💡‘It’s critical:’ OUC partnership with UCF students helps create tech to improve solar energy

Recent UCF engineering grad hired after creating sensor to help detect solar panel issues

ORLANDO, Fla. – It’s an issue with solar panels that brought together a Central Florida electric company and a college student, solving problems to better the future of sustainable energy.

“So you have tens of thousands of solar panels in a solar farm. How do you know what each of those solar panels is doing? Are they operating properly? Are there issues? How do you diagnose an issue with that many solar panels,” said Orlando Utility Commission Manager of Emerging Technologies Justin Kramer.

[TRENDING: Nicole expected to become hurricane, projected path shifts over Central Florida | Powerball announces delay to record-breaking $1.9B drawing | Become a News 6 Insider]

OUC turned to the engineering students at the University of Central Florida to help find solutions.

“It never ceases to amaze you how they’d approach the problem differently than I would,” Kramer said.

Maguire Mulligan was one of those students.

“I feel like it’s that magic energy. You tell people that you get power from the sun and it’s hard to believe and I feel like solar energy is underutilized and I’m interested in finding out where solar will go,” Mulligan said.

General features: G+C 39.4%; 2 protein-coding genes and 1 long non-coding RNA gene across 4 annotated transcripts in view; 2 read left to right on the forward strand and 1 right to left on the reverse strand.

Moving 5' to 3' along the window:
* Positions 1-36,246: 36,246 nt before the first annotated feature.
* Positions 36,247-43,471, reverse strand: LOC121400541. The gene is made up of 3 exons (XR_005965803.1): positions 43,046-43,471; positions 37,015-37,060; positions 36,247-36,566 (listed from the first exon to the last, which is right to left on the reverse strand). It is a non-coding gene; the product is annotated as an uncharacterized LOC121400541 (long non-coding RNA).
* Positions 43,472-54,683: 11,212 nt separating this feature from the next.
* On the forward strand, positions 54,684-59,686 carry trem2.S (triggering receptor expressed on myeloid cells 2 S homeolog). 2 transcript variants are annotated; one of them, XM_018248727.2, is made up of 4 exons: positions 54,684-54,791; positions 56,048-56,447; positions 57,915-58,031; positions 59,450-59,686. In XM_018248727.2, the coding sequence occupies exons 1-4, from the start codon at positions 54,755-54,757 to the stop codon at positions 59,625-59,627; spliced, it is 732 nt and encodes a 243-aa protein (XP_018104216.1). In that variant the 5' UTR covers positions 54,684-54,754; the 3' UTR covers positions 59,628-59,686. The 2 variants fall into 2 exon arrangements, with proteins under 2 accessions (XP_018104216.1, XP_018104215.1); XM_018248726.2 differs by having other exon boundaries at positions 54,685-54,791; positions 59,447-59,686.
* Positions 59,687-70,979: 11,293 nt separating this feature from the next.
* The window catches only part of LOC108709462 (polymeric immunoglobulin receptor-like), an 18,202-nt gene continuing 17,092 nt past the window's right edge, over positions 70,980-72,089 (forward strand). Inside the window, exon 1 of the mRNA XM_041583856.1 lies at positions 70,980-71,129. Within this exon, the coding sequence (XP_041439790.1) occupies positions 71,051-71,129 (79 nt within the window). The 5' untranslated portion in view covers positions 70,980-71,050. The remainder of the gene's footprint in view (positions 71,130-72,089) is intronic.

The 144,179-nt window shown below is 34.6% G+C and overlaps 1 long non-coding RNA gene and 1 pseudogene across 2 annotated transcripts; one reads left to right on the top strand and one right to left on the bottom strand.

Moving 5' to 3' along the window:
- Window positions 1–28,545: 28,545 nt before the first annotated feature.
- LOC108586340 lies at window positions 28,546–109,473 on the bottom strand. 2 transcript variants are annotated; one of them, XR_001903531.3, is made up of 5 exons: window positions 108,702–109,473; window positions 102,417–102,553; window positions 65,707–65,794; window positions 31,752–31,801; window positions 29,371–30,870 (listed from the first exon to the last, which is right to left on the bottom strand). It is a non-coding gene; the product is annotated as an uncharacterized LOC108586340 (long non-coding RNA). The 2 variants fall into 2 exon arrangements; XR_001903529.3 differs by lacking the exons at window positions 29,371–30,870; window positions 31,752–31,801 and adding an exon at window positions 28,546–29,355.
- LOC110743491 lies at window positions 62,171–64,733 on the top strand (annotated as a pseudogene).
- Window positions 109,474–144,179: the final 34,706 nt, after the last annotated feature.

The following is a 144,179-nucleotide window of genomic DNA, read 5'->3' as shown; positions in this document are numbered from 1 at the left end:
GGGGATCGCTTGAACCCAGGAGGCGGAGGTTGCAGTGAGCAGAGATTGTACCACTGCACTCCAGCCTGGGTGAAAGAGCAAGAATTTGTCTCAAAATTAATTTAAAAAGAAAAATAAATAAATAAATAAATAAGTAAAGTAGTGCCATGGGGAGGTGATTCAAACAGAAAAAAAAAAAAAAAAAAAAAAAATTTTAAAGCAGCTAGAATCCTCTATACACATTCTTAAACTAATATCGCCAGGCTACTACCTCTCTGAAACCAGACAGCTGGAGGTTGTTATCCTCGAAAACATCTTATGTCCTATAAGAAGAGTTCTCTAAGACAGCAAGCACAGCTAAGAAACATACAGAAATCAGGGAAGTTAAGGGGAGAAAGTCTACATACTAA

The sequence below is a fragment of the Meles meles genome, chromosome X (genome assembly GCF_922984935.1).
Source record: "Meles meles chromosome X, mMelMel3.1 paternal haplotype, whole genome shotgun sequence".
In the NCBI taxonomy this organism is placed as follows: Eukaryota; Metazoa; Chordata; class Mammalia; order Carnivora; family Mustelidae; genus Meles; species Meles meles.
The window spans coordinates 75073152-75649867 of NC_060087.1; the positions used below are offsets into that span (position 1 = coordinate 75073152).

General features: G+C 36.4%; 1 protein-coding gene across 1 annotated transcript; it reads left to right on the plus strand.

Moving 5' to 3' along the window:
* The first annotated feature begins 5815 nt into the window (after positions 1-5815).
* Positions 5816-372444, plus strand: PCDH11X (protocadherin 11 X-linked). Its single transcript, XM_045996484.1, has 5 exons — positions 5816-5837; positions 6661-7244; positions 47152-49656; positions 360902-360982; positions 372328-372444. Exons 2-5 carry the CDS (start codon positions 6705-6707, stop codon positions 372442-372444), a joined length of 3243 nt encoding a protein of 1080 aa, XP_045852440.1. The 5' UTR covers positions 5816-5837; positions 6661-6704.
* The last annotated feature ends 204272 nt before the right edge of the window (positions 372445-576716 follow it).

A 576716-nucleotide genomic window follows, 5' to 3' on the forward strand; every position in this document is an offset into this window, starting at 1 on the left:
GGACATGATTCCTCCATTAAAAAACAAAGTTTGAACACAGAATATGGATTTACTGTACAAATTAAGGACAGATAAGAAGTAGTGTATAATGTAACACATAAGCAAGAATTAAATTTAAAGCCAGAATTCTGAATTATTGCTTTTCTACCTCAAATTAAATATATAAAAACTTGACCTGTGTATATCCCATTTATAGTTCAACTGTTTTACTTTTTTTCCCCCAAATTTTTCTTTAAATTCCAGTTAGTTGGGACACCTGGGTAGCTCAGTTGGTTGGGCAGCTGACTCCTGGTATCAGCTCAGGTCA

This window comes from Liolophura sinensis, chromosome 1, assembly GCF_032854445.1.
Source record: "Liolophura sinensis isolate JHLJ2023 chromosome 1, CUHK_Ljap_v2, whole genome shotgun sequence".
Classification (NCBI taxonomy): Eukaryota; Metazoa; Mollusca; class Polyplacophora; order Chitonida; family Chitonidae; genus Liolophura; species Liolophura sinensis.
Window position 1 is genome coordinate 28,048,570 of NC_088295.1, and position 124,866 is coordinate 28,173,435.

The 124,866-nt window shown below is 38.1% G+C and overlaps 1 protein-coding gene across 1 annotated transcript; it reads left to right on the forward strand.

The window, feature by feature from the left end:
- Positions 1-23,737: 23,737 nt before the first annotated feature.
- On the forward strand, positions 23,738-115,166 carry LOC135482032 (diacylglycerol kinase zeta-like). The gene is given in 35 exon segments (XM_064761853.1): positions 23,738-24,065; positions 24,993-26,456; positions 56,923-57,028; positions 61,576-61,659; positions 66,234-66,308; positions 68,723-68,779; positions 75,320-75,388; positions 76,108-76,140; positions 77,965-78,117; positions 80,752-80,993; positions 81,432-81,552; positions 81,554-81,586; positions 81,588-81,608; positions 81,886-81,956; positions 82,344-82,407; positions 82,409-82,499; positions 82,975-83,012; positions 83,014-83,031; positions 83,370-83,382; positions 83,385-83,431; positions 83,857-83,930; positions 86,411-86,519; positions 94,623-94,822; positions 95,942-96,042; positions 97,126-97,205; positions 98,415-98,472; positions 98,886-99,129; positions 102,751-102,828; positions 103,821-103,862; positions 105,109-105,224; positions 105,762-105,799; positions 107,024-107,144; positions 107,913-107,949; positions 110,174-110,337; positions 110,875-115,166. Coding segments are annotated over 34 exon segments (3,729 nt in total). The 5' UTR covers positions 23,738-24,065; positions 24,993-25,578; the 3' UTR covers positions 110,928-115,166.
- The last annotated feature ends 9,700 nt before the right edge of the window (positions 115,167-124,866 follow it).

Getting hands-on, Mulligan worked with a group of students to create a device from scratch for his senior project.

“It was a lot of trial and error. It got down to the wire. Some people didn’t think me and my friends could get it done,” Mulligan said.

But they did, creating an all-in-one PV sensor prototype that can help diagnose solar panels and see what energy they’re producing without technicians having to go to the solar farm and check each panel.

“That day when I was out in the field and I put it to the test and it came back working as expected, I jumped for joy. It was no exaggeration. I was excited,” Mulligan said.

It’s all part of OUC’s campaign to transition businesses and municipalities it supports to 100% solar energy by 2030. The company already has several solar farms, some on land and others floating in retention ponds powering about 10% of its customers.

“Solar provides a lot of opportunity, but there are some issues with fluctuations as well as producing power for eight hours in a 24-hour day,” Kramer said.

Cloud cover is also an obvious problem, causing a drop in energy. Problems Kramer said can be resolved by the minds of the future. Putting an emphasis on more kids and students getting involved in STEM education — science, technology, engineering and math.

“It’s critical because we need people to not only be the workforce of the future but to have the knowledge and capability of the technologies for that workforce of the future,” Kramer said.

The partnership between OUC and UCF not only helps create solutions but gives students hands-on experience and education.

So where is Mulligan now? He recently graduated from UCF and was hired by OUC to continue research with his PV sensor creation. After some fine-tuning, OUC plans to mass-produce the device and put it to good use.

“A career in STEM is achievable no matter where you come from or what you do,” Mulligan said.

OUC has programs for kids and internships for students. Click here to access the OUC student-teacher resource center.

You can listen to every episode of Florida’s Fourth Estate in the media player below:


About the Author:

Crystal Moyer is a morning news anchor who joined the News 6 team in 2020.